I’ve just returned from London Tech Week and, as always, it was an inspiring week filled with interesting conversations with smart people from around the world.
Here are my brief observations and musings:
Brexit is on everyone’s mind, but things will be OK. Londoners were clearly stunned by the result of the 2016 referendum (young London professionals voted overwhelmingly to remain) and the tech community in particular worries that Brexit will put a dampener on their thriving ecosystem. But there’s plenty of reason for optimism. Last year there was almost £3 billion in venture capital investment in London – twice the previous year. And that’s post Brexit referendum, so clearly investors haven’t been spooked. At the LeadersIn Tech Summit on the first day of the week, venture capitalist Saul Klein presented data showing that in 2017, London firms raised more significantly more capital than any other European city. So while Brexit does still loom large, the London tech scene seems to have overwhelming momentum right now (see more data).
There were themes of inclusivity everywhere. Perhaps because they are worried about the perception of Brexit (or perhaps because they want to capitalize on the perception of Trump) every presentation that I went to seemed to emphasize that London is open to all and that London tech companies value diversity and inclusivity. It’s refreshing and invigorating to hear.
Fintech continues to rule the roost. Almost half the 2017 venture capital in London (£1.34 billion) went to Fintech startups, and London continues to be the global leader in financial services technology.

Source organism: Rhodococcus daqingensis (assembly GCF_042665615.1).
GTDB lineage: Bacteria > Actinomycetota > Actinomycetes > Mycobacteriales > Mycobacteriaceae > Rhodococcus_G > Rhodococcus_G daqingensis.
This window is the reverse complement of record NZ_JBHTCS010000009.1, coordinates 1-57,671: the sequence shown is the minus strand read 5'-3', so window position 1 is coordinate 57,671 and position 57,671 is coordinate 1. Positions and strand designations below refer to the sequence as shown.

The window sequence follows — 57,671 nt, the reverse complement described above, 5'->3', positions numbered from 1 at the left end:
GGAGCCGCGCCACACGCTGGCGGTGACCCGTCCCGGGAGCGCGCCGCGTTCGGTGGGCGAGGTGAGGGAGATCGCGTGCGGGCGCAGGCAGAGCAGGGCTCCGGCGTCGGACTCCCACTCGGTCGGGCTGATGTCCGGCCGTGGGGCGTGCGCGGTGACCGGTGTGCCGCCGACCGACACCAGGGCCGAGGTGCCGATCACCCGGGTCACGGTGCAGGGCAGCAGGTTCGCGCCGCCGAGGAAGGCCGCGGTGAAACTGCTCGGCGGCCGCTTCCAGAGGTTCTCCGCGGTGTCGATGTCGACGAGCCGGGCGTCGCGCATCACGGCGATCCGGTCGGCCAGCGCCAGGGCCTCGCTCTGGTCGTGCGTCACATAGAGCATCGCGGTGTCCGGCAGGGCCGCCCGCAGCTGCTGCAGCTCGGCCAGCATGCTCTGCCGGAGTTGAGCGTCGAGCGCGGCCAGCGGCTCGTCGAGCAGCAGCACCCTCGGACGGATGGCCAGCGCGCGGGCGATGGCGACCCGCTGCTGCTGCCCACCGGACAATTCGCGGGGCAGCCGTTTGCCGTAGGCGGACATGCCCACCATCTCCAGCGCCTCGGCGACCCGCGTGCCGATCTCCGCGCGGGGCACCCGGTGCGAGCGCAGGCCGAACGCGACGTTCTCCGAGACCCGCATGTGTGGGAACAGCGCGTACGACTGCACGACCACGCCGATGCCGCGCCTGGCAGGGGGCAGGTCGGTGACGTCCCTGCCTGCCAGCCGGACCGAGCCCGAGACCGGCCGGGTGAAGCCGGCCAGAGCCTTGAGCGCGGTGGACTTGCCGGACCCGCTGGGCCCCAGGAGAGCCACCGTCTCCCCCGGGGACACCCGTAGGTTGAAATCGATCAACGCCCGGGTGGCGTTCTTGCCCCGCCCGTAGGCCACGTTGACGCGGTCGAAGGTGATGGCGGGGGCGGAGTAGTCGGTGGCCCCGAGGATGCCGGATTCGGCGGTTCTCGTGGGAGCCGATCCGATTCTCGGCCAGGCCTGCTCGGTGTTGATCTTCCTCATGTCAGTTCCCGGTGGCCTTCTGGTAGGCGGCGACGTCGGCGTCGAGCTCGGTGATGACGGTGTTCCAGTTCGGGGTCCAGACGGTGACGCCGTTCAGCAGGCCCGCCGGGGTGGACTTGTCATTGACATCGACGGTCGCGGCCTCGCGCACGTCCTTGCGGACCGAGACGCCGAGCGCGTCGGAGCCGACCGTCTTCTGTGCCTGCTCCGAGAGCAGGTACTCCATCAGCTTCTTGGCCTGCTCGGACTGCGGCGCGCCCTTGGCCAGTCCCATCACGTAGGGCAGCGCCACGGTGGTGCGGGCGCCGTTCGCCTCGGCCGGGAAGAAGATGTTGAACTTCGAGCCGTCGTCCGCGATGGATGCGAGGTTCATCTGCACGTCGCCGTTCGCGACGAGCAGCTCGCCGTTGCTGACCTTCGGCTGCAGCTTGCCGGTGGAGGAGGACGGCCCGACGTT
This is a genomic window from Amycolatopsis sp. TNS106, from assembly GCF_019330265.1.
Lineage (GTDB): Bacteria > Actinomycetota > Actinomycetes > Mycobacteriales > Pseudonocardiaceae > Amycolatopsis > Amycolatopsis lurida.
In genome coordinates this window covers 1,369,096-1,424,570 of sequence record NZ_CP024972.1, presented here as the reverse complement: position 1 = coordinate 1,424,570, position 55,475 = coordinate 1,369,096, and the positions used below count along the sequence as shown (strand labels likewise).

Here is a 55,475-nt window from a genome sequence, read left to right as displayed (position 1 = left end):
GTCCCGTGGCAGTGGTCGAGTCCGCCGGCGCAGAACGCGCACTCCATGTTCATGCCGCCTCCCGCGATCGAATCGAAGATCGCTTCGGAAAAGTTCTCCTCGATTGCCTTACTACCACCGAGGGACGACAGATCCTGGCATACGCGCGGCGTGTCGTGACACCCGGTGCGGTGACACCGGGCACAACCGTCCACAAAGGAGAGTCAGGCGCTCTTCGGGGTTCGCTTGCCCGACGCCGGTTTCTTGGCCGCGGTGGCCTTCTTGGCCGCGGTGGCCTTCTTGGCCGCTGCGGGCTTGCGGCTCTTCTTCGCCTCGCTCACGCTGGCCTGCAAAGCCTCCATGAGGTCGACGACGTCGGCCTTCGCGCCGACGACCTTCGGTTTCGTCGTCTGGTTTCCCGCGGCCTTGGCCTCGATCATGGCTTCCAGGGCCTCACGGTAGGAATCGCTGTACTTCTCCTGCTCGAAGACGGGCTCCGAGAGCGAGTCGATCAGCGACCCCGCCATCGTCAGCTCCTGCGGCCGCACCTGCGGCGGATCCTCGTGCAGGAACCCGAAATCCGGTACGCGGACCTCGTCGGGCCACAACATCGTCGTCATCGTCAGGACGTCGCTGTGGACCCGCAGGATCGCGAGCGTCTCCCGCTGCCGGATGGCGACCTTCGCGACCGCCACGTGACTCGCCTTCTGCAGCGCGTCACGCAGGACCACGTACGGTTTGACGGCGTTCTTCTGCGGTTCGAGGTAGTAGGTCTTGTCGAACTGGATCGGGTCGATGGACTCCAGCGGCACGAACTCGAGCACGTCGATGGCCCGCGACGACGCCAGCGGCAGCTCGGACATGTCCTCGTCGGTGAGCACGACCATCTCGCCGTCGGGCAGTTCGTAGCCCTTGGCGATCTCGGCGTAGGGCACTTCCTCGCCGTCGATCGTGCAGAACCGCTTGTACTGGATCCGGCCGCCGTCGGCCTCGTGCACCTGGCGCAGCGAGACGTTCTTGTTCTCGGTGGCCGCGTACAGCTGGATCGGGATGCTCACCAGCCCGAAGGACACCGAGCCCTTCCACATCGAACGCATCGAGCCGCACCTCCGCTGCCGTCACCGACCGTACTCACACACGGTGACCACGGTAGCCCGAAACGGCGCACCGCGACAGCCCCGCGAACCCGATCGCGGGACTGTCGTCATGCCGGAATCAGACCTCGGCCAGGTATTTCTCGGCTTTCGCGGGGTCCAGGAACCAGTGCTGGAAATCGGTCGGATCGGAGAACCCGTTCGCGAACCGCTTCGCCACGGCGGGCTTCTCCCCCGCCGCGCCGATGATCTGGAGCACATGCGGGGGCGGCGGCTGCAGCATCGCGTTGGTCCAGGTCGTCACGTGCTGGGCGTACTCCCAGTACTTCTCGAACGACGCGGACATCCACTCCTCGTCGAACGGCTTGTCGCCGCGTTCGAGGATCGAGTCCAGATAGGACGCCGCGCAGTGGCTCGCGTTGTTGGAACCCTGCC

The emphasis on AI is growing. The number of AI-focused startups in London is second only to Fintech. There are currently 745 companies in London developing AI-related technology (view data) and the city is way out in front as Europe’s leader in artificial intelligence (and globally is second only to Silicon Valley).
Talent is tight. I’m a Silicon Valley guy, so I’m used to hearing companies complain about how difficult the recruiting market is but I was struck by how many execs I talked with in London who said that being able to hire is a significant barrier to growth for them. It’s a very difficult hiring market (which is one of the reasons why Brexit still worries them).
Open Innovation is definitely flourishing. There’s a real emphasis within the London tech culture of sharing and cooperation. Unlike some second-tier centers of innovation I’ve visited where everyone is very secretive, London’s tech scene is all about openness and collaboration, which I personally enjoy (and think yields better innovation results for all).
It was a great week. I was fortunate enough to give a keynote about innovation at the LeadersIn Tech Summit on the first day, and enjoyed spending the whole rest of the week immersed in one of the world’s most vibrant centers of innovation, hanging out with a bunch of really smart people who are changing the world.